“You, Me and the Apocalypse” seems like it would fit in perfectly on a streaming service like Netflix. It’s a one-hour dramedy that explores some intense themes (a la “Orange is the New Black”), it features an interconnected web of international characters (a la “Sense8”) and it has a generally offbeat, surreal quality to it (a la…take your pick).
Ever since the television masterpiece that was Netflix’s “Daredevil,” I have been eagerly awaiting the follow up. I did not expect, however, that the next Marvel installment to make the cut would be a relatively unknown character, and a female character at that.
Just over 20 years ago, HBO released into the world the first episode of “Mr. Show with Bob and David.” It wasn’t well received out of the gate, but the strange little sketch show survived four unlikely seasons and gained plenty of devoted followers.
John Mulaney is back and better than ever. With the release of his new Netflix comedy special, “John Mulaney: The Comeback Kid,” Mulaney reminds us all why we fell in love with him after seeing his previous special, “New In Town,” in 2012.
In his latest project, the Netflix series “Master of None,” Aziz Ansari continues with this trend of experimental comedy. “Master of None” is a scripted series, a departure from the hour-long stand-up specials comedy fans have come to expect from Netflix partnerships, in which Ansari explores the nuances of millennial life, from relationships with parents to the idea of having children.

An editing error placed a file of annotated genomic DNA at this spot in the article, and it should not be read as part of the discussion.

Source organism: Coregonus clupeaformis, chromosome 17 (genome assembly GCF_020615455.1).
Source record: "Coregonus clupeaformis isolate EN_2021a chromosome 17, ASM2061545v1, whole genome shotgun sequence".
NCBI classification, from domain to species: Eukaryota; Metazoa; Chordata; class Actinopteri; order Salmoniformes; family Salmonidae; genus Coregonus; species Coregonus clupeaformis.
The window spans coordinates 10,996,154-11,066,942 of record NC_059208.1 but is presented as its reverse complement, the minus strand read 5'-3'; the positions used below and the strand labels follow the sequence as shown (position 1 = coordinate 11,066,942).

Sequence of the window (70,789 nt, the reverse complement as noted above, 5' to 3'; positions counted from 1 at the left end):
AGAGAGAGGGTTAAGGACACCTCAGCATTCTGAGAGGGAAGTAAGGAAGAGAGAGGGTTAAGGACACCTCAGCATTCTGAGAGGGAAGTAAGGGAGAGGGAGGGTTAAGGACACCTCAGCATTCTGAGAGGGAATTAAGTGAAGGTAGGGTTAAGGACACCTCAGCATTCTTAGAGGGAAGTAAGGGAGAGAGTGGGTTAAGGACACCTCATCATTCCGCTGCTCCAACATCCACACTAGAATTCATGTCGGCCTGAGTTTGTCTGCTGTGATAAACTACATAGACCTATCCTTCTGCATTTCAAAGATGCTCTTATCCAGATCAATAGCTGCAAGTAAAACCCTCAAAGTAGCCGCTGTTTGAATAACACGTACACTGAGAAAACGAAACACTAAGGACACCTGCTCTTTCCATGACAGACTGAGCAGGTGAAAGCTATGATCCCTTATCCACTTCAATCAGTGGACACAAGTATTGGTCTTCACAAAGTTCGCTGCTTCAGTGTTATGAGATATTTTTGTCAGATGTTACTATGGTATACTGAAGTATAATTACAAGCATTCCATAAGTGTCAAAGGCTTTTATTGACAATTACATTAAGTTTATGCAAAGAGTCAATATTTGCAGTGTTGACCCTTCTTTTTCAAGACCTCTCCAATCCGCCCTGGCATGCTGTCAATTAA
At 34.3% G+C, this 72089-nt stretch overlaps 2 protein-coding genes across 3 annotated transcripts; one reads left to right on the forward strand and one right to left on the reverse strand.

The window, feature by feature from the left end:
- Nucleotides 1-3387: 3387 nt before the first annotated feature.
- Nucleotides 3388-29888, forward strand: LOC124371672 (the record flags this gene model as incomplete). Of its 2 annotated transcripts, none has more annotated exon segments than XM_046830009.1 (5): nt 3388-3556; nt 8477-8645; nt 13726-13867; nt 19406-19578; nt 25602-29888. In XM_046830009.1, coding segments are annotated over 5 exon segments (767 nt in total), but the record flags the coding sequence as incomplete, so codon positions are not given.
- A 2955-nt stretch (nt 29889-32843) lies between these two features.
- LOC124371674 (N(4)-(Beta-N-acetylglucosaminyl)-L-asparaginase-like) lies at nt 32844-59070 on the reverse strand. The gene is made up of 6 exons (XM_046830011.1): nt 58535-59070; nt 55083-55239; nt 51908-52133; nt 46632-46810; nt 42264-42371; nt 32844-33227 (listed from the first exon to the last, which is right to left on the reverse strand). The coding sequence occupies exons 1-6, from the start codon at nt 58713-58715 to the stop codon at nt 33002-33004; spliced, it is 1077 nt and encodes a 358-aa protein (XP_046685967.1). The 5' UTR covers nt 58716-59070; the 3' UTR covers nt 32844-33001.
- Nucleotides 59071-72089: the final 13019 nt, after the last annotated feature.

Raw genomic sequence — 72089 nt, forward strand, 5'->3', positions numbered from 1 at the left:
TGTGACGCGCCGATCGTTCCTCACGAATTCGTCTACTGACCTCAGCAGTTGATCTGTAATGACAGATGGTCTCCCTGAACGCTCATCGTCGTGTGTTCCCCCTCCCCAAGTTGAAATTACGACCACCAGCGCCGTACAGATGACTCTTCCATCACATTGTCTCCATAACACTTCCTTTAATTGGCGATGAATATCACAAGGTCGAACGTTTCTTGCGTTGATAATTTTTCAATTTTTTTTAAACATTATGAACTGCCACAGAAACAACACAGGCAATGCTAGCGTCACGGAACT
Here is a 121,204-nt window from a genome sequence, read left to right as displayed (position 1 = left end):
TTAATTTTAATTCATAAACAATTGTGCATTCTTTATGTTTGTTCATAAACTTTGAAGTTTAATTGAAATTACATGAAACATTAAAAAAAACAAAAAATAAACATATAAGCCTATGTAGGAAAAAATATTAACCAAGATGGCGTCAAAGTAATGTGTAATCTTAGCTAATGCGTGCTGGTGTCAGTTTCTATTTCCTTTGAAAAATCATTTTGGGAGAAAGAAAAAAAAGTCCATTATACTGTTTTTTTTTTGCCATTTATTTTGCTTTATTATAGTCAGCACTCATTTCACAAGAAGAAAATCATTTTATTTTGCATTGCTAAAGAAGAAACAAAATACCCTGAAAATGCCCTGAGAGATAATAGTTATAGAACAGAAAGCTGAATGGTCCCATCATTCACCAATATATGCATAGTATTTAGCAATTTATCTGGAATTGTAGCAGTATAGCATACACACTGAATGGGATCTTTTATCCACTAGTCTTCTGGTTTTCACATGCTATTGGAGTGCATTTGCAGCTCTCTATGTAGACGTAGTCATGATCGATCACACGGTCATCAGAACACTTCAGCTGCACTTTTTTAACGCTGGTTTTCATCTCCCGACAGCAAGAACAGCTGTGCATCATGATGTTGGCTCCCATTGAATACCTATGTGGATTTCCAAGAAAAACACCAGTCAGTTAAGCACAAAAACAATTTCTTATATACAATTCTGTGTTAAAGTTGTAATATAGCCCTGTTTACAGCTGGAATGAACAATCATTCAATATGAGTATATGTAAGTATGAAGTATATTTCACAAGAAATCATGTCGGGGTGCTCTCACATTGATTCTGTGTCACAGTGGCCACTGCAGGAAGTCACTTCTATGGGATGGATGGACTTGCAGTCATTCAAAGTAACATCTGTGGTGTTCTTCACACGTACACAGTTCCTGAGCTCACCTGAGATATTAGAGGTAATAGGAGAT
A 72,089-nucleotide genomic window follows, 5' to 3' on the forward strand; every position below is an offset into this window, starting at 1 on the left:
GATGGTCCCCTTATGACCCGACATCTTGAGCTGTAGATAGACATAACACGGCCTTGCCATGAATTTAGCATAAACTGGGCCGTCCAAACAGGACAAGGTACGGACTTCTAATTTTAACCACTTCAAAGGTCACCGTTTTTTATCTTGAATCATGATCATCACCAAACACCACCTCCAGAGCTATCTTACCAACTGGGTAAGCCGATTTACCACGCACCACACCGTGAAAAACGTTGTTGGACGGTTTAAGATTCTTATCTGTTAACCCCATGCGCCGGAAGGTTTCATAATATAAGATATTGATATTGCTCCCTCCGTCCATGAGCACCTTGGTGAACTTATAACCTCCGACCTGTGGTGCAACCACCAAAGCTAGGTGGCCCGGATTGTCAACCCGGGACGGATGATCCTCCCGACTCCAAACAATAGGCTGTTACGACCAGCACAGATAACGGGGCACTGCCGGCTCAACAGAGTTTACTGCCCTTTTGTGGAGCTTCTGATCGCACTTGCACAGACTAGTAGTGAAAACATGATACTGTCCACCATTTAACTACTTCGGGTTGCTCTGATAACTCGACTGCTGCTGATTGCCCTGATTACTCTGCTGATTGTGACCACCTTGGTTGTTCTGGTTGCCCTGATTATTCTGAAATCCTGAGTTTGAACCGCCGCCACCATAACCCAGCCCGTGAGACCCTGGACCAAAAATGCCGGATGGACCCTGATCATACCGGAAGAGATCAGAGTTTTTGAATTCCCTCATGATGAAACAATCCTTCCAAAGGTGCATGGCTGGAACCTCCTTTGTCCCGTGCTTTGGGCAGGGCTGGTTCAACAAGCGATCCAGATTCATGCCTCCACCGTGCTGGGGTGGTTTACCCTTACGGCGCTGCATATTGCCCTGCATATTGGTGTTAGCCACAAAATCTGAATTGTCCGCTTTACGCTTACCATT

This summer, while I watched the “Gilmore Girls” reunion at the ATX Television Festival, I thought my dreams had come true: The majority of the cast of the show that I grew up with sat on the stage, joking with each other and talking of the golden days.
Self-appointed late-night talk show critics Elena Wandzilak and Katharine Jaruzelski are back to weigh in on the first week of “The Daily Show with Trevor Noah.”
If you are thinking, “I could really use a mockumentary-style show detailing the romantic entanglements and careers of the Muppets,” then ABC’s “The Muppets” is the show for you. If you are like the rest of America, however, you may be a bit apprehensive about this half-hour scripted comedy about puppets. Luckily for everyone, I watched it, and I have thoughts.
The saying goes, “If it ain’t broke, don’t fix it,” but what about when your network cancels your show and you move to Hulu? Was “The Mindy Project” “broke”? Should they have fixed it?
Comedy super-fans and self-appointed late-night talk show critics Elena Wandzilak and Katharine Jaruzelski sat down to analyze the first week of “The Late Show with Stephen Colbert.”